Georgia’s child welfare agency signed an agreement Wednesday with the Mexican Consulate to provide assistance to Mexican children who enter the system.
When a Mexican child comes in contact with the Division of Family and Children Services, the Mexican Consulate is supposed to be notified immediately, according to international law.
But that hasn’t always happened.
“Sometimes many of the local jurisdictions in the United States, and here in Georgia specifically, are not aware of these obligations under international law,” says Javier Diaz de Leon, consul general of Mexico in Atlanta.
The international law that governs foreign national minors in a country’s custody is the Vienna Convention on Consular Relations first signed in the 1960s, as well as the Bilateral Convention between the United States and Mexico.
“We know from our experience that getting involved early is critical to have the local authorities, local family court [in Georgia] to make the best decision possible.”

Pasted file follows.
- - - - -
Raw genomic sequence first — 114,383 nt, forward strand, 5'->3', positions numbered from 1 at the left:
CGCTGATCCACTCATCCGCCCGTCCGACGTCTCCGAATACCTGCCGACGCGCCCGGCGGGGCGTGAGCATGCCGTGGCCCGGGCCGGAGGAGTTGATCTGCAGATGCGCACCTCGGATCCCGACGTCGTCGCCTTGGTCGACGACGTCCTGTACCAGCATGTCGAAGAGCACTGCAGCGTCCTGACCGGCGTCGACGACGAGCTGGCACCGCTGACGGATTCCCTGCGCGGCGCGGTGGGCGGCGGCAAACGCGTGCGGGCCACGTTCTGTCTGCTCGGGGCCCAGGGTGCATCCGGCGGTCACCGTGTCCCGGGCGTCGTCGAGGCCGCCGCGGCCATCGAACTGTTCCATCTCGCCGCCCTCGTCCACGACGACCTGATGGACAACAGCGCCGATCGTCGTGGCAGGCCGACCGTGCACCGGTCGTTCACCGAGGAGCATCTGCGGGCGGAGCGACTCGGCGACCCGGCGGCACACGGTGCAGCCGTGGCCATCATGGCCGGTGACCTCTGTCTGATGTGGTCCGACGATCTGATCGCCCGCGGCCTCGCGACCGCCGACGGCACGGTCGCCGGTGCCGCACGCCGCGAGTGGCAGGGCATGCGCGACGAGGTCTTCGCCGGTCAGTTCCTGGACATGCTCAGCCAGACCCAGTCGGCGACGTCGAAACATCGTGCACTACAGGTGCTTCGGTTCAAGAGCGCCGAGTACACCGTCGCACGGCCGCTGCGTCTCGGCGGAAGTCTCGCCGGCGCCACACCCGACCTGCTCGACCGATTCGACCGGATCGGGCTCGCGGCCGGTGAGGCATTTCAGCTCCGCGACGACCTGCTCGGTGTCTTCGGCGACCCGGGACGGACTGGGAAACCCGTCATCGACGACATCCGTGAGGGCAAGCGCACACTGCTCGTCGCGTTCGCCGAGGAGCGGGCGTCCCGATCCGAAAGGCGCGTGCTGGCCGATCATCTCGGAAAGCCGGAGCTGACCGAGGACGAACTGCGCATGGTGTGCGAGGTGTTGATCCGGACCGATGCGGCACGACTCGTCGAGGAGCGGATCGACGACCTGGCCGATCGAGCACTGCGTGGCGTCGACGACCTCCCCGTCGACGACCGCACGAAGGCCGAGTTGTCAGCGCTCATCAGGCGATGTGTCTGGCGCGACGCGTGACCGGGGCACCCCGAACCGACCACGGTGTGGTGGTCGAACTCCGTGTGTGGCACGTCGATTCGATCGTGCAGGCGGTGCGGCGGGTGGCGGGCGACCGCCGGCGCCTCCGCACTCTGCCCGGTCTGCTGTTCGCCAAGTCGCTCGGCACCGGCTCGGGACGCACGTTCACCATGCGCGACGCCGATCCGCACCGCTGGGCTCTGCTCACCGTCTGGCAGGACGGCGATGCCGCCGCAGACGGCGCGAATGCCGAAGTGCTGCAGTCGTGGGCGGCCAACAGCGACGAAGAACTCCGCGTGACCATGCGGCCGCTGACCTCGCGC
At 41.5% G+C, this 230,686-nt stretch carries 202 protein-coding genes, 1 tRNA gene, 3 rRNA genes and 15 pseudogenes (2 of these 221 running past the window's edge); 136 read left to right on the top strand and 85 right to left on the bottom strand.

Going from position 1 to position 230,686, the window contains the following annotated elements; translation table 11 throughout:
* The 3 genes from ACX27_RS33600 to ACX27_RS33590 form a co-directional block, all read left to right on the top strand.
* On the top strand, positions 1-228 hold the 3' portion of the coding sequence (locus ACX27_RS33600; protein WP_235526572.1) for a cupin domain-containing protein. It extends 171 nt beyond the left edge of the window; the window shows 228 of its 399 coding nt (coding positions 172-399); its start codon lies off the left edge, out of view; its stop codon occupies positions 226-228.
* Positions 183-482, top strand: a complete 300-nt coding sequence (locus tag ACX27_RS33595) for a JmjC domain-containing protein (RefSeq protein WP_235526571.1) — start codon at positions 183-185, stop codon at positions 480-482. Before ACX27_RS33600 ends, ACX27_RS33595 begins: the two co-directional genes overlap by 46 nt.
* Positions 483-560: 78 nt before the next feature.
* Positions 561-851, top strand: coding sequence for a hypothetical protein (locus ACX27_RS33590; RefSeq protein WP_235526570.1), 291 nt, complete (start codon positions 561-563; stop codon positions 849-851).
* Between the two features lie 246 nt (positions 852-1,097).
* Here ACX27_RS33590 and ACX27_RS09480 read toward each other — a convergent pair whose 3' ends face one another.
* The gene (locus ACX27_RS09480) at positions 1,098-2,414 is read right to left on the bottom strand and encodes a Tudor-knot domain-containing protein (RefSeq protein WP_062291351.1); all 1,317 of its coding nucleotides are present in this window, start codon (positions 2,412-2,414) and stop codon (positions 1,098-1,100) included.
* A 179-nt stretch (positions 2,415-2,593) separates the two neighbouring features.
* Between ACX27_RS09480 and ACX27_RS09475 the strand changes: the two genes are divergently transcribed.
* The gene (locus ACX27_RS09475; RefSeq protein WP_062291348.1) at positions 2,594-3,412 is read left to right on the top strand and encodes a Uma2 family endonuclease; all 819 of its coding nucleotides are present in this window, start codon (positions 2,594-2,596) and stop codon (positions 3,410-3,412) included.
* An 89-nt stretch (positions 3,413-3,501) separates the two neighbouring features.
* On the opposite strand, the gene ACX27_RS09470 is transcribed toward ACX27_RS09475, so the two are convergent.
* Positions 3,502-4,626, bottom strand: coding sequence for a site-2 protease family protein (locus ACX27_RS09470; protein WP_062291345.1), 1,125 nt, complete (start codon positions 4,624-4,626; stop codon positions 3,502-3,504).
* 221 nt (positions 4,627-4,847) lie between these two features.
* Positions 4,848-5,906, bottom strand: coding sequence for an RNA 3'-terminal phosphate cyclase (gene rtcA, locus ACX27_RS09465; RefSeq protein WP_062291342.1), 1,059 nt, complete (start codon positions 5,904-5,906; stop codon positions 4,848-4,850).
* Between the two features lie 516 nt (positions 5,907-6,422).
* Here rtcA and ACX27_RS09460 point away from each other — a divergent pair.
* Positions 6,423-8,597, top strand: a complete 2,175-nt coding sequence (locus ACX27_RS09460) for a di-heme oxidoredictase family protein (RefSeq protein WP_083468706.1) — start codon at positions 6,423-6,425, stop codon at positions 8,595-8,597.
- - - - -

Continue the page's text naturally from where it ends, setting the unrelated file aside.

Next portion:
Diaz de Leon says that when the consulate is involved early, it can help with identifying family in the U.S. that a child could live with — or family in Mexico. That may include getting in contact with a deported parent.
“One of the most difficult issues we deal with is what to do when you have a child, especially a child maybe born here to parents who have been deported to Mexico,” says Tom Rawlings, interim director of the Division of Family and Children Services.
The agreement signed in Georgia is modeled on similar memorandums with consulates in North Carolina, Arizona and California. The memorandum between the consulate and Georgia has been in the works for at least two years.
Rawlings would like to see similar agreements with consulates of other countries.
The consul general of Guatemala in Atlanta, Telma Borrayo, was present at the signing. She says she’ll study the agreement and determine if a similar memorandum could work with the Guatemalan Consulate.
“We are learning from Mexico,” she says.